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The development of future particle colliders such as the HiLumi - Large Hadron Collider (HL-LHC) and the Future Circular Collider (FCC) relies on the ability to generate high magnetic fields allowed by improved superconducting Nb3Sn magnets. The coil fabrication starts with the winding of cables followed by a precipitation of the superconducting brittle Nb3Sn phase during a long 650°C heat treatment. This study focuses on Rod Restacked Process (RRP) conductors which heat treatment is composed of several dwells, activating different diffusion mechanisms and phase transformations. These mechanisms, located into the filament area of each strand, naturally lead to variations of the crystalline structure hence of the mechanical state. As it is well known, Nb3Sn superconducting properties are stresses (or strain) sensitive. Hence estimating the mechanical state of Nb3Sn conductors after the heat treatment might have a considerable implication concerning the tooling and enhancing its properties.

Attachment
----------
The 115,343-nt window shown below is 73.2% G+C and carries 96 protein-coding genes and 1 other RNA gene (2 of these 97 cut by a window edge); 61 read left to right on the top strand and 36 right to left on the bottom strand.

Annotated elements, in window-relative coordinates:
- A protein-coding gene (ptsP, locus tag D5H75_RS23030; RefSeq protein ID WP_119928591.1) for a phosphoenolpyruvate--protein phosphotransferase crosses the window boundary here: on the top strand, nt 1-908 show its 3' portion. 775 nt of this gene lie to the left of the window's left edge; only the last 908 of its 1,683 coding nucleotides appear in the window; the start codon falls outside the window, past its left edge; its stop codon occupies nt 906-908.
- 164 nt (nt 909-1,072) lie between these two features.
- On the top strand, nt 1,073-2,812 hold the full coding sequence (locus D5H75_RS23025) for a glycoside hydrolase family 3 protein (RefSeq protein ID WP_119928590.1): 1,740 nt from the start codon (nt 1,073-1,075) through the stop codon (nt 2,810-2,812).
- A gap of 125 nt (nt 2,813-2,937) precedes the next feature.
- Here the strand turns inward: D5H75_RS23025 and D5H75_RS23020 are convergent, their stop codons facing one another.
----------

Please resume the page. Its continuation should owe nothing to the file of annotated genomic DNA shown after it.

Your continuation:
Thus, a multiphysic model of the strand is proposed, taking into account the stresses created by differential thermal expansion and phase transformations. Diffusion kinetics are here determined experimentally using Energy Dispersive X-ray Spectroscopy and Scanning Electron Microscope analysis on strand cross sections. In the other hand, a high temperature in situ Digital Image Correlation (DIC) experimental device has been designed. This experiment allows the determination of a 2D displacement field at the surface of Nb3Sn Rutherford cables during heat treatment.